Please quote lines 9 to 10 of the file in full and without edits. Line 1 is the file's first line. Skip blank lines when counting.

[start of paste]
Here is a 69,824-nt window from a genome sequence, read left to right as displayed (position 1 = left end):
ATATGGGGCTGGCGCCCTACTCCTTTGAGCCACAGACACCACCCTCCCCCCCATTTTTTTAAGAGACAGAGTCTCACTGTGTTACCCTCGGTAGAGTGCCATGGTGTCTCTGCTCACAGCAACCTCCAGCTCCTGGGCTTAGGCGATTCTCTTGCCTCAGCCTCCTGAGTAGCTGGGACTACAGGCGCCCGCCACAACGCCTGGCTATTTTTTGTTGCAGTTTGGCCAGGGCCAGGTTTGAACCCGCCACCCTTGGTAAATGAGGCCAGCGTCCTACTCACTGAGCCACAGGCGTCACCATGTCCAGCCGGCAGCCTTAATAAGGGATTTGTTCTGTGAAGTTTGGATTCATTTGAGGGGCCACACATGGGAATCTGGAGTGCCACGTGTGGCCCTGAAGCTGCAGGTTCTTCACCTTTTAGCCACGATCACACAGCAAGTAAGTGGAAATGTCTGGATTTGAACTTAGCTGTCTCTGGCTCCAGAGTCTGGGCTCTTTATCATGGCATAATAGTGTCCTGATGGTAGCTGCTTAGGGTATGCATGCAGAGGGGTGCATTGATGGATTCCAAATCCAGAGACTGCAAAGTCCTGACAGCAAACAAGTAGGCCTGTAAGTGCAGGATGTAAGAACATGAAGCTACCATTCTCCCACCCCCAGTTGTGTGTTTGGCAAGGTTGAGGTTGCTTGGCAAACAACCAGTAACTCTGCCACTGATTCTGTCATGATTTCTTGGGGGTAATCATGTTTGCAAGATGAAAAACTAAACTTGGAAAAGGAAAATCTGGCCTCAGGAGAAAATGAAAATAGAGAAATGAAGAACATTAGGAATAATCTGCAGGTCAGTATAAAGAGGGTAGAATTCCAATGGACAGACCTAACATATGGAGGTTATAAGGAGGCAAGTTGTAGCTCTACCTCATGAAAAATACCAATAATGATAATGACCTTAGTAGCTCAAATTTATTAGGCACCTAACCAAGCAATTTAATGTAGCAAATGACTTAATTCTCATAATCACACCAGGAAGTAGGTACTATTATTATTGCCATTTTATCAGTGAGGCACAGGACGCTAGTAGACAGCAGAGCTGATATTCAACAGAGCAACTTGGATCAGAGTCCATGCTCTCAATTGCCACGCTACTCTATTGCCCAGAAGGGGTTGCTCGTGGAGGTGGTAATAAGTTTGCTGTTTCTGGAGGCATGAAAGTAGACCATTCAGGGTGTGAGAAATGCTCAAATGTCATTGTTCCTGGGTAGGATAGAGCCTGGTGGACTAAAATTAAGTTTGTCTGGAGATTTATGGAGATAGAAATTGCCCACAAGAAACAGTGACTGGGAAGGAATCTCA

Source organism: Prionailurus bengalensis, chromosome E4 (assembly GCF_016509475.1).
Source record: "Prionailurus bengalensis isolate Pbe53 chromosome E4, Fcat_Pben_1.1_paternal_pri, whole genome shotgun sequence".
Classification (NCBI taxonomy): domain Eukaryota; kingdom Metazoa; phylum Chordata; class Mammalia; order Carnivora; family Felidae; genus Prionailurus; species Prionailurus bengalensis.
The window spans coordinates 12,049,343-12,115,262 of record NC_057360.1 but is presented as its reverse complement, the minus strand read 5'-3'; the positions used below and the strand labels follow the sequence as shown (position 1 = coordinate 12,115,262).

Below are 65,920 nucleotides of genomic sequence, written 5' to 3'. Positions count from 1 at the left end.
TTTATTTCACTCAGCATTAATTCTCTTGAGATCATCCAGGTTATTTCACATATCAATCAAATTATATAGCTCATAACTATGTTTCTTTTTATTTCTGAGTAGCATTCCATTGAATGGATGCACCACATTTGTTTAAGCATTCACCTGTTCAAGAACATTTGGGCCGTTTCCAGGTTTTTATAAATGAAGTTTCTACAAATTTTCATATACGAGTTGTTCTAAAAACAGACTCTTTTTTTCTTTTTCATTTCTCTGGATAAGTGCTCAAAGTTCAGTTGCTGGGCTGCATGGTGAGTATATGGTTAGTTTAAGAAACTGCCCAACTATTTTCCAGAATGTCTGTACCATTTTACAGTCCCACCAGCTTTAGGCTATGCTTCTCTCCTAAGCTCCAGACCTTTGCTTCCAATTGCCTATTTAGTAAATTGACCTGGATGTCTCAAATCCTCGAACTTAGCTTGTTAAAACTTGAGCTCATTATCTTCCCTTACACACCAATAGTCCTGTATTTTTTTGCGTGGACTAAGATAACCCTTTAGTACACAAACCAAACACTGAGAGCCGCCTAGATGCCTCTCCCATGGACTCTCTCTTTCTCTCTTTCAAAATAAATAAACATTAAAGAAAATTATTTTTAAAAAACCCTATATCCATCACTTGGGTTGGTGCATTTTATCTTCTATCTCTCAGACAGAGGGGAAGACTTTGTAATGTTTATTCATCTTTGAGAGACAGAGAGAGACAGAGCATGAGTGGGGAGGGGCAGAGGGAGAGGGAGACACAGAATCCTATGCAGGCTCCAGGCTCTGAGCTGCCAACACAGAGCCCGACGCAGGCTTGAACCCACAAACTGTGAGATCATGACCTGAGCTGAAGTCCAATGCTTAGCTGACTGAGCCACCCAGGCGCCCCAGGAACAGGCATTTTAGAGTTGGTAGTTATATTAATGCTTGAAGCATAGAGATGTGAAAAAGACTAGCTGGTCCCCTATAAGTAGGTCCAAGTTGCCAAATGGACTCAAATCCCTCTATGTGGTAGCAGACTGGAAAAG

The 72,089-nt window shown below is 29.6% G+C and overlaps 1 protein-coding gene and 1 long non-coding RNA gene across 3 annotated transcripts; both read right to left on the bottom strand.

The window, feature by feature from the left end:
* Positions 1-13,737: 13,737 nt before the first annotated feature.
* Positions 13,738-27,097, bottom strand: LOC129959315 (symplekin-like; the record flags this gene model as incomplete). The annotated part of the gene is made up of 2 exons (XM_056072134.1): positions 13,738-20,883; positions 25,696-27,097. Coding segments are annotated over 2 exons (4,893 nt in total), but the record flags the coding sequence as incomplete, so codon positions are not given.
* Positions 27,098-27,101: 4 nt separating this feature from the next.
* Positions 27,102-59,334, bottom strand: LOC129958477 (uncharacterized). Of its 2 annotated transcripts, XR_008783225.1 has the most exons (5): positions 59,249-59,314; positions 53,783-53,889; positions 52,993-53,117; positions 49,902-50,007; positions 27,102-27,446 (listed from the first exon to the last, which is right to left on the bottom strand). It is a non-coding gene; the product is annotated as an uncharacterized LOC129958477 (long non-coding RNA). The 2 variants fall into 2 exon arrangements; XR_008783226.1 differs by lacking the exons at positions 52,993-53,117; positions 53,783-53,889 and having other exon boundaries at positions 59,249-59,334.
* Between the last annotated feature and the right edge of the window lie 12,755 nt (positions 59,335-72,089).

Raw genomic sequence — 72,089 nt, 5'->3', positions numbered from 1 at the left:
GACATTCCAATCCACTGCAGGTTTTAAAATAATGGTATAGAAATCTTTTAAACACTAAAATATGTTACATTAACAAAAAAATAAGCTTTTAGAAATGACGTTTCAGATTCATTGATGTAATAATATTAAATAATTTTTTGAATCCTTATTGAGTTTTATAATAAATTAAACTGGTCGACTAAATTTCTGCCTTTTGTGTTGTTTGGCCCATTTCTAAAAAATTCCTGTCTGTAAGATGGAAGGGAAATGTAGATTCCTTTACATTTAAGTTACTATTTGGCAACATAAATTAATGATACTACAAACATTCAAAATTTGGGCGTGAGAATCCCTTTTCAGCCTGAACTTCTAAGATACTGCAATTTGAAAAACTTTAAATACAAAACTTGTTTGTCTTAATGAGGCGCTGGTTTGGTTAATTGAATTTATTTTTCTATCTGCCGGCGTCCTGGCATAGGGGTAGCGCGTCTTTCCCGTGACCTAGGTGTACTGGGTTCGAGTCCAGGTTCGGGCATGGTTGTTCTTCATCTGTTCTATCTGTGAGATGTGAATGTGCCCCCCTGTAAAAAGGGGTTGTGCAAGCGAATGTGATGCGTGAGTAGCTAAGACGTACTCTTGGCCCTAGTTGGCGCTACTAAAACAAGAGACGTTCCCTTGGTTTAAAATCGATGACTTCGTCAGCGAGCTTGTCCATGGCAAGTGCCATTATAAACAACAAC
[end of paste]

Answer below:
The 72,089-nt window shown below is 29.6% G+C and overlaps 1 protein-coding gene and 1 long non-coding RNA gene across 3 annotated transcripts; both read right to left on the bottom strand.

The window, feature by feature from the left end: